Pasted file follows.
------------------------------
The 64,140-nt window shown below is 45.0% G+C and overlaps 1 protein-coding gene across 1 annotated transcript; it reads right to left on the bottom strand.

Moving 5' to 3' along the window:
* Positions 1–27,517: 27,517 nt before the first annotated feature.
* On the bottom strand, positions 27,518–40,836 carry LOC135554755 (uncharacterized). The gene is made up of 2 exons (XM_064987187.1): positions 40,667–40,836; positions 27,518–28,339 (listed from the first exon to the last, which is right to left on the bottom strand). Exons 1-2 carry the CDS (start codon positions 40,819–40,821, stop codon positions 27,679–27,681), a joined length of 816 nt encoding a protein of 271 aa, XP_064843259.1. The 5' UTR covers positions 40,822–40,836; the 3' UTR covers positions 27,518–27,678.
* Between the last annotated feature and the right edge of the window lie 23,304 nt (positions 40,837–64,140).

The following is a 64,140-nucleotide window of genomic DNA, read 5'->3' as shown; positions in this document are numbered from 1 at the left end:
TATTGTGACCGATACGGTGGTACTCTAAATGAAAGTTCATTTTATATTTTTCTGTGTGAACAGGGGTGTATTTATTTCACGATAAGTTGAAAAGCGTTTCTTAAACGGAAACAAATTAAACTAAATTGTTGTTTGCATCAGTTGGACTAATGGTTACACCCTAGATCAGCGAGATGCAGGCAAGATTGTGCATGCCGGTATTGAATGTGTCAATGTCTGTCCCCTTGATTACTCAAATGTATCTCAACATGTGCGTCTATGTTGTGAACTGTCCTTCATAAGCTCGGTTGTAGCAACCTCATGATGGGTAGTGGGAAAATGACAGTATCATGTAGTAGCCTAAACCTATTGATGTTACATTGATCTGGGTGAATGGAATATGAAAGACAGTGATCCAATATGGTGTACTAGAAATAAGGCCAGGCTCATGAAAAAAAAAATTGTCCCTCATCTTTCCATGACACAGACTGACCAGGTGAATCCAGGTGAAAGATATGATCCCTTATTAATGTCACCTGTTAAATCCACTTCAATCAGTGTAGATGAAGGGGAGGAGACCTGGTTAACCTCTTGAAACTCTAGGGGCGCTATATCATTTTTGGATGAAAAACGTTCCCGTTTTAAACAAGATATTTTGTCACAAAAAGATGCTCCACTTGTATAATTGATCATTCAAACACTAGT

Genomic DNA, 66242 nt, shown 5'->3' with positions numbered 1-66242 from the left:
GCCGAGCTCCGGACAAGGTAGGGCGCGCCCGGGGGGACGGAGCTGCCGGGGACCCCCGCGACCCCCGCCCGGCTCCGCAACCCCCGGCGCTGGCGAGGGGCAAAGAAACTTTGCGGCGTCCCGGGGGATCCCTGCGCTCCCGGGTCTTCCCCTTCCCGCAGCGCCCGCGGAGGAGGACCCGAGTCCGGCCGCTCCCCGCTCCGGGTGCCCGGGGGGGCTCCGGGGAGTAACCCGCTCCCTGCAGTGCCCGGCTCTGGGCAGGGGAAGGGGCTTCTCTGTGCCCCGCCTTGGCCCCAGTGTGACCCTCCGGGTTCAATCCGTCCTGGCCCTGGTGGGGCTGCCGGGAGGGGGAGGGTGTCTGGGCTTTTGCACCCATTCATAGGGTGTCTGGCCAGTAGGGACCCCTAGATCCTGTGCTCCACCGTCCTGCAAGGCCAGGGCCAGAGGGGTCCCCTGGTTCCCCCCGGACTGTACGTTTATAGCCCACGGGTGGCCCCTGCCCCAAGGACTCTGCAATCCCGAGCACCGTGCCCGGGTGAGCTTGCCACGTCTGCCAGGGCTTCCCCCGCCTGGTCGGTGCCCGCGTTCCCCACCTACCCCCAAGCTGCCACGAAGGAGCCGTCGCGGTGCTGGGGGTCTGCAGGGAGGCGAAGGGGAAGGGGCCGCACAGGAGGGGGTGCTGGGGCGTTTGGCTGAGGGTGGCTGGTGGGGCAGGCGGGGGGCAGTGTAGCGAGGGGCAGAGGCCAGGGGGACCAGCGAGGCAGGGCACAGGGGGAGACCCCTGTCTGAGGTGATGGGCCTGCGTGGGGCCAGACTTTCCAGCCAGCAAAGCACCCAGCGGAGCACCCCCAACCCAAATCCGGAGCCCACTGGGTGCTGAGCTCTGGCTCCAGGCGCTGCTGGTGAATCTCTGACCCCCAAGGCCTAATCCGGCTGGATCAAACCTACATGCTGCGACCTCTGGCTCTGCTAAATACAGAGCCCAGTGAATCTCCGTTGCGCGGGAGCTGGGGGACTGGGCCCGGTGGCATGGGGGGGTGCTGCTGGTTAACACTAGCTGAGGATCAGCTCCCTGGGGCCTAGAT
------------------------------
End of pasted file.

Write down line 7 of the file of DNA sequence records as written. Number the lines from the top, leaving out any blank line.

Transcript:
TATTGTGACCGATACGGTGGTACTCTAAATGAAAGTTCATTTTATATTTTTCTGTGTGAACAGGGGTGTATTTATTTCACGATAAGTTGAAAAGCGTTTCTTAAACGGAAACAAATTAAACTAAATTGTTGTTTGCATCAGTTGGACTAATGGTTACACCCTAGATCAGCGAGATGCAGGCAAGATTGTGCATGCCGGTATTGAATGTGTCAATGTCTGTCCCCTTGATTACTCAAATGTATCTCAACATGTGCGTCTATGTTGTGAACTGTCCTTCATAAGCTCGGTTGTAGCAACCTCATGATGGGTAGTGGGAAAATGACAGTATCATGTAGTAGCCTAAACCTATTGATGTTACATTGATCTGGGTGAATGGAATATGAAAGACAGTGATCCAATATGGTGTACTAGAAATAAGGCCAGGCTCATGAAAAAAAAAATTGTCCCTCATCTTTCCATGACACAGACTGACCAGGTGAATCCAGGTGAAAGATATGATCCCTTATTAATGTCACCTGTTAAATCCACTTCAATCAGTGTAGATGAAGGGGAGGAGACCTGGTTAACCTCTTGAAACTCTAGGGGCGCTATATCATTTTTGGATGAAAAACGTTCCCGTTTTAAACAAGATATTTTGTCACAAAAAGATGCTCCACTTGTATAATTGATCATTCAAACACTAGT